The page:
The New School for Social Research

PhD in Psychology

  • The Department of Psychology offers the PhD in psychology with specializations in either Cognitive, Social, and Developmental Psychology or Clinical Psychology. The program requires 60 credits (including 30 MA credits), except in Clinical Psychology, where the requirement is 90 credits. Specific requirements for the PhD in clinical psychology are listed below.

    Admission to the PhD Program

    A student who enters the Department of Psychology is not automatically accepted for study toward the PhD degree. Separate admission into the PhD program must be obtained. All students new to the Department of Psychology begin their study with an application to the General Psychology MA program.

    Students matriculated in the master's program at The New School for Social Research must formally request permission to continue study toward the PhD. They may apply for admission either to the Cognitive, Social, and Developmental PhD program, the Clinical PhD program, or both. To be eligible to apply, students must complete the distribution requirements for the MA degree with an overall grade point average of at least 3.5 at the time of application, for the Clinical PhD program and a GPA of at least 3.7 for the Cognitive, Social, and Developmental Program. Students must have completed the one-semester, no-credit pro seminar offered in the fall semester. In addition to filling out an application form that includes a personal statement and selecting a thesis advisor, students must apply to take the PhD qualifying examination, or have demonstrated sufficient progress on a research master's thesis.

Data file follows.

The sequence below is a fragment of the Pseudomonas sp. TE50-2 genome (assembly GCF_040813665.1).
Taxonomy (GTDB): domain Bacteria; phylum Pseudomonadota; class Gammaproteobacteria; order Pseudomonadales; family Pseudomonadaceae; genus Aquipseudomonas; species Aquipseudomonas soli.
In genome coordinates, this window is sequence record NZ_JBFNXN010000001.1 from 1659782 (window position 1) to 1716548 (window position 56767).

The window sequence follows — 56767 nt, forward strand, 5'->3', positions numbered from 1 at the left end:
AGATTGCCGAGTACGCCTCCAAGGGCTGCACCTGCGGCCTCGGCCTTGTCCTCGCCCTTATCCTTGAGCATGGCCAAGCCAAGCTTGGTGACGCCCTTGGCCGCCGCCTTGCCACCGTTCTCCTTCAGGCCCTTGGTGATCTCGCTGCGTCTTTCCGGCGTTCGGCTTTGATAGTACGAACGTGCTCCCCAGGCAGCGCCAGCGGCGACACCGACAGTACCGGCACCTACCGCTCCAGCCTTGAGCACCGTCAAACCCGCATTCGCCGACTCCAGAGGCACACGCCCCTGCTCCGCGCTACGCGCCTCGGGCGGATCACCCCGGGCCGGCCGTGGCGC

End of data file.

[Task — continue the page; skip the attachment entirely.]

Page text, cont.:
Students with MA degrees in psychology from other universities may be eligible for "Advanced Standing" status in the New School MA program. Advanced Standing status is not automatically granted. It is awarded at the discretion of the admission committee and reserved for students who have performed extremely well in their previous studies. Accepted students are informed of whether or not they will be admitted with Advanced Standing status prior to beginning the MA program. Once accepted, eligible students (see Psychology Department Handbook for specific eligibility requirements), may apply to enter the Clinical PhD or the General Psychology PhD programs after at least one semester of study here at the MA level, depending on how many of their credits transfer and assuming they have successfully completed requisite courses to meet eligibility for doctoral application. Students in this situation should consult the section "Advanced Standing" in this catalog for additional information.

    Application to the PhD programs should be made when students are completing their first thirty credits (students must be scheduled to complete the MA program in the spring semester prior to beginning the PhD program). In order to advance to doctoral student status at the New School, students will have to pass a comprehensive examination (i.e., the first half of the PhD qualifying examination). Students who wish to pursue a PhD in clinical psychology must also pass a screening interview by the Clinical Psychology faculty and complete all application requirements. Students who wish to pursue the PhD in both clinical and general psychology must submit a statement of research plans. Requirements for admission to Clinical and General PhD status are detailed in the Psychology Department Handbook (PDF). Students will be informed of the preliminary status of their applications before the PhD qualifying examination is administered: that is, whether they will be admitted provided they pass the qualifying (comprehensive) of the examination; admitted if space permits; or not admitted.

    New Dissertation Requirements

    Preliminary Dissertation Proposal and Defense

    This replaces the Major PhD Qualifying Exam or "Comps II," which was required prior to the 2007–08 academic year.